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Toby Rider, PhD - Kinesiology

Toby Rider

 

Associate Professor

Co-Director of the Center for Sociocultural Sport and Olympic ResearchOpens in new window

trider@fullerton.edu

 

 

 

Research Interests:

Dr. Rider is a sports historian.  His research focuses on the dynamic political role of sport in modern society.  He is interested in how sport can be bound up in the throes of social revolution or war, used as a tool or weapon in diplomacy and statecraft, a means to convey ideological beliefs, and a forum for the expression of individual liberation or even widespread political resistance. 

 

Current Project:

Currently, Dr. Rider is researching the history of the right-wing British response to the sporting boycott of apartheid South Africa.  Starting in the early 1960s and intensifying as the anti-apartheid campaign to end British sporting contacts with South Africa began to unfurl, right-wing politicians, groups, media, and members of the public, increasingly connected the issues of race and immigration to their defense of sporting links with South Africa.  For this particular section of society, Dr. Rider argues, defying the boycott became part of a broader effort to reassert white (predominately male) authority in a rapidly shifting multiracial Britain.

 

Recent Scholarly Achievements:

  1. Sikes, Michelle, Rider, Toby C., and Llewellyn, Matthew P. eds. Sport and Apartheid South Africa: Histories of Politics, Power, and Protest Opens in new window . New York: Routledge, 2022.
  2. Rider, Toby C. and Llewellyn, Matthew P., “‘For Profit or for Country’: The Daily Mail and the Zola Budd Affair.” Opens in new window In Sports Media History: Culture, Technology, Identity, edited by John Carvalho, 199-211. New York: Routledge, 2021.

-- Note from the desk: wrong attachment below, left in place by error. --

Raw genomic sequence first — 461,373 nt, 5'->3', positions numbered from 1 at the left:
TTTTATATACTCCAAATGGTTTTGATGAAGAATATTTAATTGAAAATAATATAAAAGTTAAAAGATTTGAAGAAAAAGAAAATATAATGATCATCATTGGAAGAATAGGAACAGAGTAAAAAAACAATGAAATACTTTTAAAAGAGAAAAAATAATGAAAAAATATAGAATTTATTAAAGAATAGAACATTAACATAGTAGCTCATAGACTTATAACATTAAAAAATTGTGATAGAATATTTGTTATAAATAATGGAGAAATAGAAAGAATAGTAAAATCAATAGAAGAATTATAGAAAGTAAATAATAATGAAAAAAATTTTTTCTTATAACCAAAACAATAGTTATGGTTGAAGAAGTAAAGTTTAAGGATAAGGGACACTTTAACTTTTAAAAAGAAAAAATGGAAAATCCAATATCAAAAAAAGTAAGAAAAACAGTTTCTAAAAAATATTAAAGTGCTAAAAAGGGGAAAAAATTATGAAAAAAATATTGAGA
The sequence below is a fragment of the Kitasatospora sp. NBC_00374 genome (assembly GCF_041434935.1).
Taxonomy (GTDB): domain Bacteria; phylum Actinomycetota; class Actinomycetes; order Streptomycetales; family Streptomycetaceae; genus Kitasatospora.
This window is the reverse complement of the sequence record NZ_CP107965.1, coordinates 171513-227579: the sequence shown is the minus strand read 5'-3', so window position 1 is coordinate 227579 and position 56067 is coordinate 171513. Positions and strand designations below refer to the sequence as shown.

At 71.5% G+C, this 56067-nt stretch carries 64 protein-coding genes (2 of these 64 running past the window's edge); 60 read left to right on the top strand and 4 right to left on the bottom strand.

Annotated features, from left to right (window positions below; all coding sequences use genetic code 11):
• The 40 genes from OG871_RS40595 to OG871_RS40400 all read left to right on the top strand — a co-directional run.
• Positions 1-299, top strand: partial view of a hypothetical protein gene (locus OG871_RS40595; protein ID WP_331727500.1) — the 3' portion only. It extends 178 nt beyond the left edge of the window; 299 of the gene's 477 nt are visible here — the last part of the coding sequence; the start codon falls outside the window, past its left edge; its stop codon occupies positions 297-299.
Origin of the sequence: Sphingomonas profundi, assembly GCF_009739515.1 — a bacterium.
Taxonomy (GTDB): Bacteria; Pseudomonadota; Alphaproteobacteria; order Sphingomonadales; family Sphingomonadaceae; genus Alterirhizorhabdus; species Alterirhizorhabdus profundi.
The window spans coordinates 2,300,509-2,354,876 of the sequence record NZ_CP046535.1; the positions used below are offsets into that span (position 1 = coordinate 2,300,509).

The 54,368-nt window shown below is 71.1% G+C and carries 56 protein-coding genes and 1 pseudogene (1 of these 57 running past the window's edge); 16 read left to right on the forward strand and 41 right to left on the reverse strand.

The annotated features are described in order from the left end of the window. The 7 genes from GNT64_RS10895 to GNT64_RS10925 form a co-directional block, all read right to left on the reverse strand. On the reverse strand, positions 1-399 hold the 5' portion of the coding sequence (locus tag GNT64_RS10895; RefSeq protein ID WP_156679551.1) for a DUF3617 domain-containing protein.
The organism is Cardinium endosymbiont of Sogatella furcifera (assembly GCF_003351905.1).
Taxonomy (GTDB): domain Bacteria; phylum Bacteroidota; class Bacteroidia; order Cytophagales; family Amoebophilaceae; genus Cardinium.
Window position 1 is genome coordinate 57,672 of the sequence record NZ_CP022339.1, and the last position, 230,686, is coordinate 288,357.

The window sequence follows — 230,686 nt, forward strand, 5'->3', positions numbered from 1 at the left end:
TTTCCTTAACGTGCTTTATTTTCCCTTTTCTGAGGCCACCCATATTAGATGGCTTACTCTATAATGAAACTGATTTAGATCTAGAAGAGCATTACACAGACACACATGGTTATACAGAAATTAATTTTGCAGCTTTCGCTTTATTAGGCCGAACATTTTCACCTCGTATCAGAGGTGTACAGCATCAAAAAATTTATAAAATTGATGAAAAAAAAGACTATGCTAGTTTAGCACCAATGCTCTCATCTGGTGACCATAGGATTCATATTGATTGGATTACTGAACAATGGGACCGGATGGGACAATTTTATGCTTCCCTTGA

3. Llewellyn, Matthew P. and Rider, Toby C. “Dennis Brutus and the South African Non-Racial Olympic Committee in Exile,Opens in new window 1966-70.” South African Historical Journal 72, no. 2 (2020): 246-71.
  4. Rider, Toby C. and Llewellyn, Matthew P., “Barbarians, Bridge builders, and Boycott: The British Sports Council’s Fact-Finding Mission to South AfricaOpens in new window .” International Journal of the History of Sport, 36, no. 1 (2019): 24-47.
  5. Rider, Toby C. and Witherspoon, Kevin B., eds., Defending the American Way of Life: Sport, Culture, and the Cold War. FayettevilleOpens in new window : University of Arkansas Press, 2018.  Winner of the North American Society for Sport History 2019 Book Anthology Award.

Janna L. Kim, PhD - Child and Adolescent Studies

Alice Lee

 

Professor

jkim@fullerton.eduOpens in new window

 

Research Interests: